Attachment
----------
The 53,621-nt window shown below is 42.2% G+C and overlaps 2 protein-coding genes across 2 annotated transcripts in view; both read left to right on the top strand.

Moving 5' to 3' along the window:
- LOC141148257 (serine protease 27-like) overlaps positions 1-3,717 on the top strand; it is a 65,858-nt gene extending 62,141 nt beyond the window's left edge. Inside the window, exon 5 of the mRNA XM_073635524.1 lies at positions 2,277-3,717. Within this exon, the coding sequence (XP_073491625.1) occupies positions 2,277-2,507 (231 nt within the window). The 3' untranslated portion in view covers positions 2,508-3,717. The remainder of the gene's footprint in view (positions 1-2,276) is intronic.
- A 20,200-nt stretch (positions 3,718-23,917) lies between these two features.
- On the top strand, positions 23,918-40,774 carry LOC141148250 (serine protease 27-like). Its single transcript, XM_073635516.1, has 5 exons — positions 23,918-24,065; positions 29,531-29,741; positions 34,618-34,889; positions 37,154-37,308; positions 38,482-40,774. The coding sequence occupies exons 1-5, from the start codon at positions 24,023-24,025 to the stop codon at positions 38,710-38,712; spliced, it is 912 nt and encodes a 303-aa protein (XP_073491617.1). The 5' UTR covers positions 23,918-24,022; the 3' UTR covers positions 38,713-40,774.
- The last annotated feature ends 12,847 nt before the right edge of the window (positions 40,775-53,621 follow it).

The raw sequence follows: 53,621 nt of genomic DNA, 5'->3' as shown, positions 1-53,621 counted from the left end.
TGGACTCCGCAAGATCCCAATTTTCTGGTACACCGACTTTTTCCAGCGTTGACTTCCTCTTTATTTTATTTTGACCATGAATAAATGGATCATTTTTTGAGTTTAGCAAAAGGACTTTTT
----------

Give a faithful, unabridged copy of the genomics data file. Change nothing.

The 53,621-nt window shown below is 42.2% G+C and overlaps 2 protein-coding genes across 2 annotated transcripts in view; both read left to right on the top strand.

Moving 5' to 3' along the window:
- LOC141148257 (serine protease 27-like) overlaps positions 1-3,717 on the top strand; it is a 65,858-nt gene extending 62,141 nt beyond the window's left edge. Inside the window, exon 5 of the mRNA XM_073635524.1 lies at positions 2,277-3,717. Within this exon, the coding sequence (XP_073491625.1) occupies positions 2,277-2,507 (231 nt within the window). The 3' untranslated portion in view covers positions 2,508-3,717. The remainder of the gene's footprint in view (positions 1-2,276) is intronic.
- A 20,200-nt stretch (positions 3,718-23,917) lies between these two features.
- On the top strand, positions 23,918-40,774 carry LOC141148250 (serine protease 27-like). Its single transcript, XM_073635516.1, has 5 exons — positions 23,918-24,065; positions 29,531-29,741; positions 34,618-34,889; positions 37,154-37,308; positions 38,482-40,774. The coding sequence occupies exons 1-5, from the start codon at positions 24,023-24,025 to the stop codon at positions 38,710-38,712; spliced, it is 912 nt and encodes a 303-aa protein (XP_073491617.1). The 5' UTR covers positions 23,918-24,022; the 3' UTR covers positions 38,713-40,774.
- The last annotated feature ends 12,847 nt before the right edge of the window (positions 40,775-53,621 follow it).

The raw sequence follows: 53,621 nt of genomic DNA, 5'->3' as shown, positions 1-53,621 counted from the left end.
TGGACTCCGCAAGATCCCAATTTTCTGGTACACCGACTTTTTCCAGCGTTGACTTCCTCTTTATTTTATTTTGACCATGAATAAATGGATCATTTTTTGAGTTTAGCAAAAGGACTTTTT